22 March 2019

Findmypast additions feature Scotland, British Army and US Servicemen in North Devon

Scotland, Criminal Database 1801-1917
Search this database of 132,018 records of Crown Office Precognitions and High Court Trial Papers to find those in trouble with the law or victim of a crime. Each record includes a transcript of the original document that, depending on its age and nature, may reveal a wide variety of facts. Records may include biographical details such as birth, address, descriptions and occupation as well as details of the trial. This may include the date, location and nature of the offence, the names of victims, previous convictions, the date and location of the trial and the sentence received.

Crown Office Precognitions are factual statements that have been given by witnesses to both the prosecution and defence before the case goes to trial. Precognitions differ from a witness statement, a witness statement is an account of what the witness has said or seen whereas a precognition is an account of the witness's evidence.

The information is sourced from scottishindexes.com.

Scotland, Midlothian, 1834 Dalkeith Census
This collection of 5,508 transcripts reveals a combination of address, age, occupation, place of worship and corresponding details for fellow household members. For a child at the time, the records will also reveal the names of both their weekday and Sunday schools.

Located on the River Esk, Dalkeith is a former market town in Midlothian, Scotland. In 1831 the opening of the Edinburgh and Dalkeith Railway was a significant development as it enabled the transportation of farm produce and minerals from the local area and, allowed producers to take advantage of larger and more distant markets. At its peak, Dalkeith was the most important grain market town in Scotland.

Those with ancestry in Dalkeith are fortunate to have even earlier census material in a book Scottish population listings prior to the 1841 census. The parish of Dalkeith, Midlothian : 1811 census, 1821 census, 1831 communion roll of the Established Church. ISBN 0-9542161-4-5.

British Army Records & Regimental Histories
Discover British military personnel with these regimental histories. Through regimental histories, you can discover where the regiment was stationed, read dispatches from the First World War and records of the deeds and achievements of the British Army. This collection has more than a thousand PDF images from three publications;

  • The 1st Battalion Royal Scots in South Africa, 1899-1902 – edited by Captain J H Cuthbert. It is an illustrated record of the 1st Battalion Scots Guards during the South African War. So many of the officers carried cameras that it was decided that on the return of the battalion a collection of the photographs take should be made, and a selection from them should be brought out in book form.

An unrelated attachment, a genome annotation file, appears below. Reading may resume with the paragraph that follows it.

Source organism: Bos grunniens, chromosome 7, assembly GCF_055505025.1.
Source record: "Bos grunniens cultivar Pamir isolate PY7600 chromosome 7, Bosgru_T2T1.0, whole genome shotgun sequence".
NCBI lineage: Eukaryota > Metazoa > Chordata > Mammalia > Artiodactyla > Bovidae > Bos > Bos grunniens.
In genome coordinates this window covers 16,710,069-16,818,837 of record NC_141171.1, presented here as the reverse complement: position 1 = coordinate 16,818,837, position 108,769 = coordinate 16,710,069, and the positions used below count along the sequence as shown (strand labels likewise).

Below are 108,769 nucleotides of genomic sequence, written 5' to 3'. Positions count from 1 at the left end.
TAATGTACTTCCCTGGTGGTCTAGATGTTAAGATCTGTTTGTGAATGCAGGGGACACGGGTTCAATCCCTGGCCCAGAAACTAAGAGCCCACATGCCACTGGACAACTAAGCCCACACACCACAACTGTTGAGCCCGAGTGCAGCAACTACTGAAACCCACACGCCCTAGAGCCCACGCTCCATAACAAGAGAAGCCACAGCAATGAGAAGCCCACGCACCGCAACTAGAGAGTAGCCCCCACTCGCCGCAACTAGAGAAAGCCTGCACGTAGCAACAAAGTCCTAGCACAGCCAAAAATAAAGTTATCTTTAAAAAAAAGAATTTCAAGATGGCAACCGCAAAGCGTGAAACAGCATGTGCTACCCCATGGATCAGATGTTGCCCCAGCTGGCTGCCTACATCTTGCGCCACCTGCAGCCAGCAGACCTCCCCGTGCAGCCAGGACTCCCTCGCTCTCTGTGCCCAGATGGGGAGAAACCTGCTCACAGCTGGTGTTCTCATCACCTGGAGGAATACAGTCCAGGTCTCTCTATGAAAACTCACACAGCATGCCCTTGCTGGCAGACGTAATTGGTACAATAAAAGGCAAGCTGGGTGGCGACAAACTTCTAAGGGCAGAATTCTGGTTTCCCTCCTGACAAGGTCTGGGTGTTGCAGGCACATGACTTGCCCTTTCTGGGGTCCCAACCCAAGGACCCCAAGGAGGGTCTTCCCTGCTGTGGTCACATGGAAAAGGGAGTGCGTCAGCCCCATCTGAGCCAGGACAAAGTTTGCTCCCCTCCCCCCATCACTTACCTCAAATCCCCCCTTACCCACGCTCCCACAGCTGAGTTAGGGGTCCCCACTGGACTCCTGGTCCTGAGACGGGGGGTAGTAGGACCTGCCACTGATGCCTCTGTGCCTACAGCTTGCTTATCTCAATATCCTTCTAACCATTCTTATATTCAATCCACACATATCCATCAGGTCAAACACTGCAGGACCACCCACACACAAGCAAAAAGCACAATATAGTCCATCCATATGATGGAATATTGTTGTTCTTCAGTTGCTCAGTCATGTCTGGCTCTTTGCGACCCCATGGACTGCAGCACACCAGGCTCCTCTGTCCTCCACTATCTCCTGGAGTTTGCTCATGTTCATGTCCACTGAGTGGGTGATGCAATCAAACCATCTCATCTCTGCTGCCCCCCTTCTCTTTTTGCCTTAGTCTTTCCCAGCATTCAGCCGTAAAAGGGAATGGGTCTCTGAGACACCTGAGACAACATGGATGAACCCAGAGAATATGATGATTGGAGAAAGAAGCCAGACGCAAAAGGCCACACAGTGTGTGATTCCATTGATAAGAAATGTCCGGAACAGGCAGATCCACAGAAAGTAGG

• The Green Howards in The Great War - written by Colonel H C Wylly, CB and published in 1926. The publication includes the history of the Green Howards in the First World War, where they fought on almost every front, and the Third Afghan War of 1919.
  • The History of the Lincolnshire Regiment 1914-1918 – edited by Major-General C R Simpson, CB. Colonel of the Regiment with a forward by The Earl of Yarborough, O.C. The work is compiled from war diaries, despatches, officers' notes and other sources

US Servicemen in North Devon, England 1943-1945
Explore lists of 5,196 US servicemen who were stationed in North Devon during WW2. The records consist of original visitor books kept by the local servicemen's club. The servicemen served at the Assault Training Centre in North Devon, which was set up in 1942. It was established during the Second World War as a centre to develop and practice amphibious assault exercises to prepare for the Normandy landing on D-Day. They practiced on the beaches at Woolacombe and Saunton Sands.

A service club was set up by the Red Cross in October 1943 at Bungalow Café, North Devon. It is now known as the Red Barn. The service club had a visitor's book which recorded the servicemen's name, date of signing, service number, location details, hometowns, and states. Not all servicemen who were based at the Training Centre signed in. A few have left a comment, although the layout of the pages did not encourage this. Some pages are neat and tidy, with names arranged in an orderly fashion. Other pages have names written sideways, diagonally, across one another and on top of each other. Sadly, for those young men who did not return home, this may have been the last time they signed their names.

No comments: